- Jan 2, 2003
Thanks for the post Lost Town Hunter, it cleared up allot of misconceptions. Do you have any idea of when the name Hampton was first used for this area? I have always assumed it dated from the furnace era.
Gabe:Lost Town Hunter, do you happen to know who Robbin's (Robert's) Branch is named after?
Gabe,Lost Town Hunter, do you happen to know who Robbin's (Robert's) Branch is named after?
Ted and Gabe:Hi pinelandpaddler,
Thanks for your inquiry about the Tom Robert's Branch. Jerseyman has thoroughly responded to your question, using, as he accurately surmised, the same source, Doc Bisbee's "Sign Posts" (1971) that I would have used. I would add just one detail: the Doc found the old 1755 document in the West Jersey Proprietor's Building (the Survey General's Office), Book H, p.42, 1755.
Lost Town Hunter
Lost Town Hunter:Gabe,
I, too, had heard somewhere that a "skit mill" was a combination of a grist and saw mill. Some 30 years ago I discussed the term with my good friend, the late Watson Buck of Rancocas, a superb historian who knew more about mills, iron works, and tools than anyone else I've ever met. He, too, was puzzled about the meaning of the term skit (skitt) in reference to a mill. Hopefully through our combined efforts we can lay this puzzle to rest.
Lost Town Hunter
Gabe:Good stuff, Jerseyman! Spung-Man and yourself always have some interesting etymological musings to consider. Perhaps it is the case then that "Skitt Mount" derives its name from the skit mill? As for Bellangee's Sawmill, I was under the impression that it was located on the East Branch of the Wading River (Oswego River) and that the Skit Mill was a separate Mill located on the West Branch.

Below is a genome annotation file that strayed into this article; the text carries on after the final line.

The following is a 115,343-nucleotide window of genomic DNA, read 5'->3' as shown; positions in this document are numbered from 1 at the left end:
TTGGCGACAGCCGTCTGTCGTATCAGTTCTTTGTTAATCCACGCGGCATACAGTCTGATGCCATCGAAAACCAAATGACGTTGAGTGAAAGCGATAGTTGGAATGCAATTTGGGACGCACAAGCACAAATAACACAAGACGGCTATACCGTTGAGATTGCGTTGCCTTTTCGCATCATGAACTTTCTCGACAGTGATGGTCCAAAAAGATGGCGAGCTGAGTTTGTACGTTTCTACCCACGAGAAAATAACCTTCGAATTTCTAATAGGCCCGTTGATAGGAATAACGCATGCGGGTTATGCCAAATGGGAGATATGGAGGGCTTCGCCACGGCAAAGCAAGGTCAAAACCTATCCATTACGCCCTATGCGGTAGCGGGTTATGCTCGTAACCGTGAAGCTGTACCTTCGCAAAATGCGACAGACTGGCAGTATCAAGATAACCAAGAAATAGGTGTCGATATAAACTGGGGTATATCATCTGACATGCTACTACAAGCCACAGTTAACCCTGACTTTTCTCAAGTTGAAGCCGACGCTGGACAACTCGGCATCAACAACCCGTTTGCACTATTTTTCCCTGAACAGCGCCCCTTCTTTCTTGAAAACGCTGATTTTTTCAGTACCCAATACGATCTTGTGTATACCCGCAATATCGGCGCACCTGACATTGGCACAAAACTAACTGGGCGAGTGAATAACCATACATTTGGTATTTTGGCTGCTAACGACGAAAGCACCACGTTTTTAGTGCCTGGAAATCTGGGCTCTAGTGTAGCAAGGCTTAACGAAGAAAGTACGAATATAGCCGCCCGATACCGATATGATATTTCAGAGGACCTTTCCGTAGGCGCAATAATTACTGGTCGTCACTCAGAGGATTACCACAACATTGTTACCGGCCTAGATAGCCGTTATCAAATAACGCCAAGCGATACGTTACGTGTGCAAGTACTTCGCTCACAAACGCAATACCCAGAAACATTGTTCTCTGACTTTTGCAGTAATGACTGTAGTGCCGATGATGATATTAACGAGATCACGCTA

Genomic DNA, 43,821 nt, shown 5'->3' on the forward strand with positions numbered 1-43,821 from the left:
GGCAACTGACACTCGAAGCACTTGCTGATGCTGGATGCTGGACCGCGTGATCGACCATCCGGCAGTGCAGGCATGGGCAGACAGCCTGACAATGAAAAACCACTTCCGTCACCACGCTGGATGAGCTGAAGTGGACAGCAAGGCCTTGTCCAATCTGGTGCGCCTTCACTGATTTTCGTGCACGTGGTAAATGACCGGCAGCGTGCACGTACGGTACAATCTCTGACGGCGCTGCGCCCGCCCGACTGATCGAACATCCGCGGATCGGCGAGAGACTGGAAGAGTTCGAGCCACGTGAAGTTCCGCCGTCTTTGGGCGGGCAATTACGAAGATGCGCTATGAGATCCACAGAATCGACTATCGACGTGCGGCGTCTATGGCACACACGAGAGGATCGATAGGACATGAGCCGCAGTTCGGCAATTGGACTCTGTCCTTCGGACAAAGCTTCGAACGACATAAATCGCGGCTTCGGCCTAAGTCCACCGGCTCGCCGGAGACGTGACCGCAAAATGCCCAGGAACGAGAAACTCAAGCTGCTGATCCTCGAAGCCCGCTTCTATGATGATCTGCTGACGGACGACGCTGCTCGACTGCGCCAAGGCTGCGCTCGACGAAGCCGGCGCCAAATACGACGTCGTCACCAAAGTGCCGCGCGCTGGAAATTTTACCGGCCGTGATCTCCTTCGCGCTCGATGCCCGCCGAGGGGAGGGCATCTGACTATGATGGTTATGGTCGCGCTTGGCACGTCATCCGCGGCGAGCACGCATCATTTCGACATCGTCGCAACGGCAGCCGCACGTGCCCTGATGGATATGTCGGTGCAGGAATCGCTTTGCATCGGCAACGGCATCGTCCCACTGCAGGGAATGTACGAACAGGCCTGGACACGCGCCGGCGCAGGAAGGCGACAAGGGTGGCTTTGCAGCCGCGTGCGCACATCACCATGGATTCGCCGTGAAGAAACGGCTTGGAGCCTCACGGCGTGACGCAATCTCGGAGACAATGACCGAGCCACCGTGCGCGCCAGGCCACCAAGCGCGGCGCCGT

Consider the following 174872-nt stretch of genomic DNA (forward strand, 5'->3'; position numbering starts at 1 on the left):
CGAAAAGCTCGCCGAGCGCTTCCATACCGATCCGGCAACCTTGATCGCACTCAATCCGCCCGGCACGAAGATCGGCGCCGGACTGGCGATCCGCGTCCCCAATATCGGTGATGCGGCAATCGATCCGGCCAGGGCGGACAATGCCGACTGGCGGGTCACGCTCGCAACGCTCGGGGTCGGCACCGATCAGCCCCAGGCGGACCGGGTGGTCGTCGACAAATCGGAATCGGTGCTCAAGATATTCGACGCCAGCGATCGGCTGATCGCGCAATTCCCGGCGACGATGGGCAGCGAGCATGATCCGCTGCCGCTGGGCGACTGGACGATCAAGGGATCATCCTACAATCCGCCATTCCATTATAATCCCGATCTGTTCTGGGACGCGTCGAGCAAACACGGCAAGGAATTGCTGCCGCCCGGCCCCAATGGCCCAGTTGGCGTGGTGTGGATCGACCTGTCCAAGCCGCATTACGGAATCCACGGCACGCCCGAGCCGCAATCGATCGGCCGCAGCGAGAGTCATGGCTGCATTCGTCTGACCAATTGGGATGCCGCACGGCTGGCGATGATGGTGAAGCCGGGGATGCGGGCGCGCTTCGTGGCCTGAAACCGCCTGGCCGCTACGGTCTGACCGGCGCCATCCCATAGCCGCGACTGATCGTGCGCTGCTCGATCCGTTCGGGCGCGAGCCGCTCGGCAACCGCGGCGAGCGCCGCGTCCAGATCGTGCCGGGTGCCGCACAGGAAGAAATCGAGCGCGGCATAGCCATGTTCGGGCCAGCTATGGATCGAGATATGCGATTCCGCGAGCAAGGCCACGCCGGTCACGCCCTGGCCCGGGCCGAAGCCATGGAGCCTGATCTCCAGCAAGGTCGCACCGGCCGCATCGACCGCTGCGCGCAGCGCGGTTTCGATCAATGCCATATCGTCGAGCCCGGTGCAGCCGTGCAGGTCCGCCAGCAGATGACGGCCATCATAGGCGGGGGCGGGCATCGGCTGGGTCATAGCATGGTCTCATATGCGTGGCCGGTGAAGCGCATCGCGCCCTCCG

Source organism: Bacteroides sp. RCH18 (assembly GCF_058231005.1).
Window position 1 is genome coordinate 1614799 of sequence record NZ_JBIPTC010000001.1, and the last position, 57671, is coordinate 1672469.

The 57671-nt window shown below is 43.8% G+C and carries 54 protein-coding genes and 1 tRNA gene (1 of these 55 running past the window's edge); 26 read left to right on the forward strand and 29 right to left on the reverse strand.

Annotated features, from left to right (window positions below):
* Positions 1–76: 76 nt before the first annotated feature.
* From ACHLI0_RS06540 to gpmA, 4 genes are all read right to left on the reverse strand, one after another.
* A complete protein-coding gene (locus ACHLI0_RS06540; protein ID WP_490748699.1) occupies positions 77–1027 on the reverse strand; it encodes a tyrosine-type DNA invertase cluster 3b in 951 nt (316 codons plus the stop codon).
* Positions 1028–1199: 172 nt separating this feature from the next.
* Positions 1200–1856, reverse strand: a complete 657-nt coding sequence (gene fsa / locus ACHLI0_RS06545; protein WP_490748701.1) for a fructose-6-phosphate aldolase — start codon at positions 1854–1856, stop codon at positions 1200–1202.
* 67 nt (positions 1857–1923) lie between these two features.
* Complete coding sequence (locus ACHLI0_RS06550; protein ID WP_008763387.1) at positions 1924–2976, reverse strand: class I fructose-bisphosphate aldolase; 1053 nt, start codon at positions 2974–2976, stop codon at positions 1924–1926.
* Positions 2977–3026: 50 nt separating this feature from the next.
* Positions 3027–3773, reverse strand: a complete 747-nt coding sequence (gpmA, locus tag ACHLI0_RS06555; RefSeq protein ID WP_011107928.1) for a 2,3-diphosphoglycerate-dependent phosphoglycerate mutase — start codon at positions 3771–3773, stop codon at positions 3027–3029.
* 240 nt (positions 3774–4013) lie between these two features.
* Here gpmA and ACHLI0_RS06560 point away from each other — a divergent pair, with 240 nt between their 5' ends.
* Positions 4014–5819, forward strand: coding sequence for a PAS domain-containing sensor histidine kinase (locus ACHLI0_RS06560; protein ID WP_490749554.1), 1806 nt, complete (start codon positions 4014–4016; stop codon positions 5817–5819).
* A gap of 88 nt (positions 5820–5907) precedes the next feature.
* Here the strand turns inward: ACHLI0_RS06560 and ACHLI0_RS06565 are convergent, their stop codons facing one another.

There were all kinds of permutations of mill combinations. For example, I documented an eighteenth-century windmill in Burlington that began as a gristmill and then later was converted into a combination linseed oil and snuff mill. Certainly there are numerous examples, particularly along the East Coast, of mills—water-powered, wind-powered, and otherwise—that combined saw and grist milling operations. I can cite examples if you would like me to do so. As I stated previously, I have never found the term “skit mill” outside of the Pine Barrens. Regarding “Skitt Mount,” it may not relate to a skit mill at all, but have an implied use of some other definition for the word “skit.”Jerseyman, was there indeed such a mill as one that combined both a grist and saw mill?
Interesting. Could this then be the spot?Lost Town Hunter said:What is even more puzzling is that Pierce (although he cites him) totally disregards Braddock-Rogers' placement of the site: "a quarter of a mile down the west branch of the Wading River from the point where the canal starts...." The canal he is referencing begins at Tumbling Dam...